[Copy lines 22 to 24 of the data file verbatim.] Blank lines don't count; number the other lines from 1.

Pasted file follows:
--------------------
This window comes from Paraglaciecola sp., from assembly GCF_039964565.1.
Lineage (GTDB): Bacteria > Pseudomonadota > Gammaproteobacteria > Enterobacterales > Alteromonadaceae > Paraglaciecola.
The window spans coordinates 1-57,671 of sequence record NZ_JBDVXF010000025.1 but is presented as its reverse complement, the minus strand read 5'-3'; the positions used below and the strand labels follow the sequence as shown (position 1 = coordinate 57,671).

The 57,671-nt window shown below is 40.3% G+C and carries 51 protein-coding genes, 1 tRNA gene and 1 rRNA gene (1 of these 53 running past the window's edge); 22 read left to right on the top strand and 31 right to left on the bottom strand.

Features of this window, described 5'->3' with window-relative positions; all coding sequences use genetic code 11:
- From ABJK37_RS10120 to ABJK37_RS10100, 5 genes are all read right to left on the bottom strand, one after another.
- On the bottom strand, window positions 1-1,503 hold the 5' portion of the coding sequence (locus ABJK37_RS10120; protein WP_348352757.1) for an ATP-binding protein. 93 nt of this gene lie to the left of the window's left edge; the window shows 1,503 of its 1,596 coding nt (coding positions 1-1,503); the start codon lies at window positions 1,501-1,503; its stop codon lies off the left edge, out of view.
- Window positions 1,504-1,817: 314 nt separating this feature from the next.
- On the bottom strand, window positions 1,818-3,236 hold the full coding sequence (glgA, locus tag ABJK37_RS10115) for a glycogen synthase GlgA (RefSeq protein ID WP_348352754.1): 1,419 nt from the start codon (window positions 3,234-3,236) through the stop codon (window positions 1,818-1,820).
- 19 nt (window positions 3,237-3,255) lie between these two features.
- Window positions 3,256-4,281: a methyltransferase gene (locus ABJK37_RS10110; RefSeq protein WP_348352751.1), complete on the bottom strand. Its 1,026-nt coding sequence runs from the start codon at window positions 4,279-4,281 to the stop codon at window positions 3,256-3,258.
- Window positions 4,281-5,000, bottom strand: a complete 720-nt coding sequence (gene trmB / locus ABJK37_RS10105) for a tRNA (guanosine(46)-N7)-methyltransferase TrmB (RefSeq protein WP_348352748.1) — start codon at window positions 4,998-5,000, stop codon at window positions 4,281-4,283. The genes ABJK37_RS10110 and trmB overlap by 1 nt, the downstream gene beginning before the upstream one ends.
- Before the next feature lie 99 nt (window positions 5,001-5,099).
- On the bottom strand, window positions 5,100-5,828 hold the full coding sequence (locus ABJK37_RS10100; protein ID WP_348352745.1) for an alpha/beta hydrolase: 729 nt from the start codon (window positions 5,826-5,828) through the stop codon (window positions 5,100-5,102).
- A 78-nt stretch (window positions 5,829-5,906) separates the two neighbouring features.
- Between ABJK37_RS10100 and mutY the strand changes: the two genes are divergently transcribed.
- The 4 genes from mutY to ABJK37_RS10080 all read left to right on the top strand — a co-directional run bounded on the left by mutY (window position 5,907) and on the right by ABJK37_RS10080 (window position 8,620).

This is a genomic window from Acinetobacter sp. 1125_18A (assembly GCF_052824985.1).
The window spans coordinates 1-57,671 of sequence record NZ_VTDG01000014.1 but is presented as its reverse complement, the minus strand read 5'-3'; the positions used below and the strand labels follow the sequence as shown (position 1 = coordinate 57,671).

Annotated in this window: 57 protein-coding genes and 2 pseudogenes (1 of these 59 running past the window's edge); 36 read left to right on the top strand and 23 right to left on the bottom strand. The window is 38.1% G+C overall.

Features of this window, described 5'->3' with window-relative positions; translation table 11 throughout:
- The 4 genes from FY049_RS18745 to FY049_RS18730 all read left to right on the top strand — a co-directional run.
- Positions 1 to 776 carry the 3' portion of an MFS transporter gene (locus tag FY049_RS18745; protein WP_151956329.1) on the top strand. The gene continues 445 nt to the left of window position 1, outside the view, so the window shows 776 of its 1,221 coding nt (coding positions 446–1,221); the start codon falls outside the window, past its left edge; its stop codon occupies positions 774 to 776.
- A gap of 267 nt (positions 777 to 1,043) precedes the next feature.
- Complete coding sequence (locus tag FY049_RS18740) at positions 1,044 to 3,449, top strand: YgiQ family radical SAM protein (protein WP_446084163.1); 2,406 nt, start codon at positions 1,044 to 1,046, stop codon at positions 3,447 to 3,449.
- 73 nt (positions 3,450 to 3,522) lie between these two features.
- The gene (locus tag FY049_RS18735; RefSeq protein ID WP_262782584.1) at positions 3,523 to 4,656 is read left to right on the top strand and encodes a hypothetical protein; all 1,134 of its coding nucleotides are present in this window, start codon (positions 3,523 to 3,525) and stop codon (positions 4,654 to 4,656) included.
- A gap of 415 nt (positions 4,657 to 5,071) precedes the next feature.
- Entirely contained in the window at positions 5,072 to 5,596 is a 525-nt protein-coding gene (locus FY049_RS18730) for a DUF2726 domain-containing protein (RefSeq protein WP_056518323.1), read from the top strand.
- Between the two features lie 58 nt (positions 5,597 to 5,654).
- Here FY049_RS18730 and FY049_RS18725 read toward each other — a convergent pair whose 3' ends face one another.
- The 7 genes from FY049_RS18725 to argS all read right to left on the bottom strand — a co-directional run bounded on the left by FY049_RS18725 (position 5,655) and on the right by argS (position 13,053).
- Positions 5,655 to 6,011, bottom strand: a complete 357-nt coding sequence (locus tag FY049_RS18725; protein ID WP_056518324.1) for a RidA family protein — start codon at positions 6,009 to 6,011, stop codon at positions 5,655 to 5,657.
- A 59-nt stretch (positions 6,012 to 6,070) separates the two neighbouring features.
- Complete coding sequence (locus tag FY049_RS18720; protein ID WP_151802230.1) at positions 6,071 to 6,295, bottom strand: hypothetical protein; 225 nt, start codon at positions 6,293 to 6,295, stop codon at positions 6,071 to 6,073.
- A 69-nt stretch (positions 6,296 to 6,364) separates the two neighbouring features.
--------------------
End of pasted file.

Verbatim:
- The 4 genes from FY049_RS18745 to FY049_RS18730 all read left to right on the top strand — a co-directional run.
- Positions 1 to 776 carry the 3' portion of an MFS transporter gene (locus tag FY049_RS18745; protein WP_151956329.1) on the top strand. The gene continues 445 nt to the left of window position 1, outside the view, so the window shows 776 of its 1,221 coding nt (coding positions 446–1,221); the start codon falls outside the window, past its left edge; its stop codon occupies positions 774 to 776.
- A gap of 267 nt (positions 777 to 1,043) precedes the next feature.